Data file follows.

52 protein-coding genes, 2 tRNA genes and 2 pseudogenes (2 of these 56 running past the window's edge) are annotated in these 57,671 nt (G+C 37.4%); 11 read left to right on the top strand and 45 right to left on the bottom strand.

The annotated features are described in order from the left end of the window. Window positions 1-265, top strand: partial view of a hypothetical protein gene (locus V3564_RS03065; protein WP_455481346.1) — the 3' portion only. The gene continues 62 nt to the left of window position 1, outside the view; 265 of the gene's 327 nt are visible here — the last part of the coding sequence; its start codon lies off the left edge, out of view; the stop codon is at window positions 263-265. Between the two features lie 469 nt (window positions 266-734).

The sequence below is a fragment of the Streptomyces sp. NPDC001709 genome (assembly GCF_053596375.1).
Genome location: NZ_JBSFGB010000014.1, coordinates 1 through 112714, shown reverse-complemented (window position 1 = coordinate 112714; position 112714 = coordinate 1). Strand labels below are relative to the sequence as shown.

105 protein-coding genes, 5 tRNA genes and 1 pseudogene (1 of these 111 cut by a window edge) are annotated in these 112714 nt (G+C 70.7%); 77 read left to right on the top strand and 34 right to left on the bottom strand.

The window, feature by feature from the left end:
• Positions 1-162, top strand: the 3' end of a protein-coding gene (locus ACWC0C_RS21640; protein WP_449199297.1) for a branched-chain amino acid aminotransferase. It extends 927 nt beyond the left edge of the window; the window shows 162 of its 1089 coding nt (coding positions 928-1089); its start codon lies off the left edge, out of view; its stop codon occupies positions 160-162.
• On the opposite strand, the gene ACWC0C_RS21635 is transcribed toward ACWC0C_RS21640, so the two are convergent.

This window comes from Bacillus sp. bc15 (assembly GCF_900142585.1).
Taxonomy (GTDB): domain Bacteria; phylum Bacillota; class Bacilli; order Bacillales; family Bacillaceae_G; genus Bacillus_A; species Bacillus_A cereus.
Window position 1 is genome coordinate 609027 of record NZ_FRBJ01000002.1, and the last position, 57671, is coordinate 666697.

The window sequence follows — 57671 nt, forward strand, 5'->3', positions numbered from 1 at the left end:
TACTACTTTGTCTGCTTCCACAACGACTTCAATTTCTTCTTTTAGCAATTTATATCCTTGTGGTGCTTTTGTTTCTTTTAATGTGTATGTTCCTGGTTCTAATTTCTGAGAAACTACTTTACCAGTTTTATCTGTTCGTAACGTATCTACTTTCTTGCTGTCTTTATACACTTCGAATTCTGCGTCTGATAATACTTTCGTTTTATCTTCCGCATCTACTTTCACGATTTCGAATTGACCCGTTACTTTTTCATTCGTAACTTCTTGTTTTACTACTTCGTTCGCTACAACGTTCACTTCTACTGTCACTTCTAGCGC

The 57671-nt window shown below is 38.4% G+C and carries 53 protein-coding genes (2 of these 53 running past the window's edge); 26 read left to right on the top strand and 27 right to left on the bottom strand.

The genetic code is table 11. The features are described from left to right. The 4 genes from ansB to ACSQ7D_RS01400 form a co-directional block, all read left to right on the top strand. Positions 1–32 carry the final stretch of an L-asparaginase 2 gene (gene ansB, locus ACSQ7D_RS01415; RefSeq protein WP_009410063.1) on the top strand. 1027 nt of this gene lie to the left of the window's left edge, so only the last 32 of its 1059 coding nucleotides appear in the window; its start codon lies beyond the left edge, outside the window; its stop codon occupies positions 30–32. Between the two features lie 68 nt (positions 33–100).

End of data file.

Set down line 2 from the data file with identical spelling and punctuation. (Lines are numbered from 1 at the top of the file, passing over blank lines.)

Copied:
The annotated features are described in order from the left end of the window. Window positions 1-265, top strand: partial view of a hypothetical protein gene (locus V3564_RS03065; protein WP_455481346.1) — the 3' portion only. The gene continues 62 nt to the left of window position 1, outside the view; 265 of the gene's 327 nt are visible here — the last part of the coding sequence; its start codon lies off the left edge, out of view; the stop codon is at window positions 263-265. Between the two features lie 469 nt (window positions 266-734).